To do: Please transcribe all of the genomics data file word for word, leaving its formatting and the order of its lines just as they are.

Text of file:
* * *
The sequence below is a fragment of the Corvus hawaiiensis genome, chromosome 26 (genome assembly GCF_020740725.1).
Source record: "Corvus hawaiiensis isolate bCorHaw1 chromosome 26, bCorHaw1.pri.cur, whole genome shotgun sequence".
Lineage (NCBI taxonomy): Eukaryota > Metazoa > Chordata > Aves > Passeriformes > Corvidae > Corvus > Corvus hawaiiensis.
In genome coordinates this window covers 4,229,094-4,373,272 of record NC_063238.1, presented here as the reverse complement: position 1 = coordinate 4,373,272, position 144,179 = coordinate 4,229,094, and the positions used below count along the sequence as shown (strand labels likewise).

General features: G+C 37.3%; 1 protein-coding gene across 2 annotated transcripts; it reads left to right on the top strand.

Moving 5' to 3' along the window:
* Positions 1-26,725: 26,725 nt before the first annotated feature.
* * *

The sequence below is a fragment of the Corvus hawaiiensis genome, chromosome 26 (genome assembly GCF_020740725.1).
Source record: "Corvus hawaiiensis isolate bCorHaw1 chromosome 26, bCorHaw1.pri.cur, whole genome shotgun sequence".
Lineage (NCBI taxonomy): Eukaryota > Metazoa > Chordata > Aves > Passeriformes > Corvidae > Corvus > Corvus hawaiiensis.
In genome coordinates this window covers 4,229,094-4,373,272 of record NC_063238.1, presented here as the reverse complement: position 1 = coordinate 4,373,272, position 144,179 = coordinate 4,229,094, and the positions used below count along the sequence as shown (strand labels likewise).

General features: G+C 37.3%; 1 protein-coding gene across 2 annotated transcripts; it reads left to right on the top strand.

Moving 5' to 3' along the window:
* Positions 1-26,725: 26,725 nt before the first annotated feature.